It was the anniversary of my birth at the weekend so the three of us went to Wales to celebrate in style. Ish.
We started the weekend with a trip to Hay On Wye. I bought some books off my long list and Matt selected an odd bunch of books. The best thing that I found on the trip turned out to be a bucketful of pride for the boy we are raising and a tap on the back for the job we are doing with him.
The first moment my heart swelled took place when we entered the first bookshop. Matt was genuinely excited to be surrounded by the endless bookshelves. Until he saw a dog in the shop. He then went into supermarket sweep mode and grabbed some dodgy titles but it was his enthusiasm that warmed my cockles.
The second event was a somewhat cloudier moment of pride but it was there all the same. It came when Matt had a mini meltdown. We were in another bookshop when I had to ask him to put a pig book back on the shelf. I suggested we find the children's section after Mummy had looked at the grown up section (not the same as Adult section). What followed was a range of emotions for the tired and overwhelmed boy: sulking, muttering, whingeing, pushing, then tears. We left the shop as a noisy rabble and, despite the looks of bookshoppers and book keeper judging how we could not manage this situation more quietly, quickly, and conveniently, I secretly loved that Matt was exhibiting the gottahavethisbook feeling.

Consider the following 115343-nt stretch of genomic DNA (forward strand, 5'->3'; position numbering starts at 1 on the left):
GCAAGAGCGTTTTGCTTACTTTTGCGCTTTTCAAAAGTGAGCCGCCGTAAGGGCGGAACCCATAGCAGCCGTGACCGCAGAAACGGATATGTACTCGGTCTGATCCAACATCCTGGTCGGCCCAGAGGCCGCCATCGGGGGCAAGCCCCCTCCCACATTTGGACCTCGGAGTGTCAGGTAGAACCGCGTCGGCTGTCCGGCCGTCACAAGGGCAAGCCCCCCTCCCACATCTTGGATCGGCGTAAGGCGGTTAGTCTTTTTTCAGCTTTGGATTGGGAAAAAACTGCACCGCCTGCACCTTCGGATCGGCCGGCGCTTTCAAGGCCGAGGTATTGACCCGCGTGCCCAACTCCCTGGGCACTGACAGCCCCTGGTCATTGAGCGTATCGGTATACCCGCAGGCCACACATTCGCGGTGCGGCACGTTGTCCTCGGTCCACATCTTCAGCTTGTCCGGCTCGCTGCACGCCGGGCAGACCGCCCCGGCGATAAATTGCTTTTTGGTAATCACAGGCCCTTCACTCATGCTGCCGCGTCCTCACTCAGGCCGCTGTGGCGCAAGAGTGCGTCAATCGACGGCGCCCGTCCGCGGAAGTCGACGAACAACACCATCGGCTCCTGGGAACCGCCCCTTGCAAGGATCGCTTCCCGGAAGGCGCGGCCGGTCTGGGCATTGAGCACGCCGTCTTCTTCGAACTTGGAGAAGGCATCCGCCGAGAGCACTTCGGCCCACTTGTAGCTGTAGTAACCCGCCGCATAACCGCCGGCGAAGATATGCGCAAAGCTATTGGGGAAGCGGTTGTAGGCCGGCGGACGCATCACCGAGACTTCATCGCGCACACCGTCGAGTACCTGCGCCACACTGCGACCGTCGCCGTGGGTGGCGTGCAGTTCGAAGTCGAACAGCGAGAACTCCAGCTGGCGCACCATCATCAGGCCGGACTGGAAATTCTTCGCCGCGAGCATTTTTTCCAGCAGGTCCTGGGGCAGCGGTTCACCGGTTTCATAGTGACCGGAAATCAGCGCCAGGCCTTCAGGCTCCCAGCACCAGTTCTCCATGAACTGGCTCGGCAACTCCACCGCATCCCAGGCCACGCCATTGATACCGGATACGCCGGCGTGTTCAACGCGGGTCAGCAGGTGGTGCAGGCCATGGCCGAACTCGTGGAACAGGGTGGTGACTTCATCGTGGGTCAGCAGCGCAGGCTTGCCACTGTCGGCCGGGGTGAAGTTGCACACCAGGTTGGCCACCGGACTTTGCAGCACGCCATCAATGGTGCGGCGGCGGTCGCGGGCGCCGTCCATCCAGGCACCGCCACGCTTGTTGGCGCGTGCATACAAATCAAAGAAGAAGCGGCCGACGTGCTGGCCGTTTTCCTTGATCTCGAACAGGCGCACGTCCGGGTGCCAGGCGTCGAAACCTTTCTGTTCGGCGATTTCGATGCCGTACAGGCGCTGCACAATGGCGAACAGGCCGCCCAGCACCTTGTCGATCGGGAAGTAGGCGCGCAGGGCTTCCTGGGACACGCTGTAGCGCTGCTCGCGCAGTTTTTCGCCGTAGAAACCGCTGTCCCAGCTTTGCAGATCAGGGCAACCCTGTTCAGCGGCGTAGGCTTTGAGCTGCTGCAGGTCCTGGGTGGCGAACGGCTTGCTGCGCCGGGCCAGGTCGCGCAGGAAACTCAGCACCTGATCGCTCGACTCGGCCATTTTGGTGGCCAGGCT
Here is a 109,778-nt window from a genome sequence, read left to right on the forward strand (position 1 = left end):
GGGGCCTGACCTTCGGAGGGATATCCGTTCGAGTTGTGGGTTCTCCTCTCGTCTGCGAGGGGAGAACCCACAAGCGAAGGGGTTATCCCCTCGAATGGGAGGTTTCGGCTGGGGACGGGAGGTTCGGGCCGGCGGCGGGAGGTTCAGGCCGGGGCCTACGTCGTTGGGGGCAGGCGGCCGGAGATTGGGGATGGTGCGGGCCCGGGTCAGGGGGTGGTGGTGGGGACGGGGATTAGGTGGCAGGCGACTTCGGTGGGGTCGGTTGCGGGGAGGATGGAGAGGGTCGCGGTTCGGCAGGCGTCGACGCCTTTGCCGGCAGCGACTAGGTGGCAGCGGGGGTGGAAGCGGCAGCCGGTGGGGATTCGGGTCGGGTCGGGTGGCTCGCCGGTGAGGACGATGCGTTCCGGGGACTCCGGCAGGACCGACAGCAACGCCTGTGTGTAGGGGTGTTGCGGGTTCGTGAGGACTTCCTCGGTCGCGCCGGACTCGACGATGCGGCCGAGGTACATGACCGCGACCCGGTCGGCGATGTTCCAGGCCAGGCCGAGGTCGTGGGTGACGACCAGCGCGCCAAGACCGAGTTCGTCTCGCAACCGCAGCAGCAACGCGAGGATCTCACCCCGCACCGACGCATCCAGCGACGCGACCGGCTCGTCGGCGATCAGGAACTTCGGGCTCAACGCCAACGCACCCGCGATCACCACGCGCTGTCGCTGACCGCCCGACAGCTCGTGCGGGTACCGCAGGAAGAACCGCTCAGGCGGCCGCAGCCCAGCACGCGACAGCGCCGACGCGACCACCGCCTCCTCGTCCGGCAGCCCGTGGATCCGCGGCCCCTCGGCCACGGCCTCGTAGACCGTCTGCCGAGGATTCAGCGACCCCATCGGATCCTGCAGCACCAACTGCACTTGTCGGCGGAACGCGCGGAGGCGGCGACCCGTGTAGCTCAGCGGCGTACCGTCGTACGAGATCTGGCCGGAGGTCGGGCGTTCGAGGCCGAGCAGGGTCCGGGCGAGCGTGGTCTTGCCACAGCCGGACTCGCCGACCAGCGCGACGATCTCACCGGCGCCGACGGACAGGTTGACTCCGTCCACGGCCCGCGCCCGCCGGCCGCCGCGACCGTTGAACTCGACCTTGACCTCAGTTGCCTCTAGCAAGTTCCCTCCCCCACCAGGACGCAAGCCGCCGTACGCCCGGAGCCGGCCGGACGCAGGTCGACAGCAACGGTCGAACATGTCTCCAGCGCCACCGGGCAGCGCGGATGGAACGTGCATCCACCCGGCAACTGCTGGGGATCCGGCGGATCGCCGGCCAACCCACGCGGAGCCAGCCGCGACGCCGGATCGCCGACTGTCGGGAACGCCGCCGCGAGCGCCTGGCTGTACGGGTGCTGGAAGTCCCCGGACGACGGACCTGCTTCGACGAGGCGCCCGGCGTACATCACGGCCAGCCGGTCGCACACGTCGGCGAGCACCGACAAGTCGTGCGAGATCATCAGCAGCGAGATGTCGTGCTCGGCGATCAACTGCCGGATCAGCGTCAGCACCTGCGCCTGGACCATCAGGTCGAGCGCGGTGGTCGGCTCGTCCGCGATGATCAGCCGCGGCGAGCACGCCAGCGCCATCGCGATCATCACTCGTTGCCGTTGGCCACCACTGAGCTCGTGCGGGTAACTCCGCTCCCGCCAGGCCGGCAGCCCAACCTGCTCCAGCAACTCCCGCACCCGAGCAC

We sat on a bench outside the shop and had the talk and a cuddle. Matt apologised and said he was tired and thirsty. I suggested the boys hop it to a cafe and leave me to it. Matt was torn. He loves a cafe but asked 'what if someone else buys the piggy book?' I explained that I could not imagine that there were many shoppers in a town full of second hand, antiquarian, specialist, and random bookshops, seeking out a £1 book of paintings and poetry about pigs but I sure appreciated his irrational attachment to a book. We agreed to purchase it at the end of the day if he booked his ideas up (love it, don't you?).
In a nutshell, people of Hay of Wye and the rest of the world, children get tired, children have meltdowns. If my son is going to be emotionally overwhelmed I would rather it is in a bookshop (but definitely not a library for the shush factor). It shows he has his priorities right. So, instead of your glances of judgement I would have appreciated, and in future I will expect, applause and cheers that my son cared enough to express strong emotions about a book.
Wow, isn't it amazing how clearly you can read a situation through birthday book-tinted specs?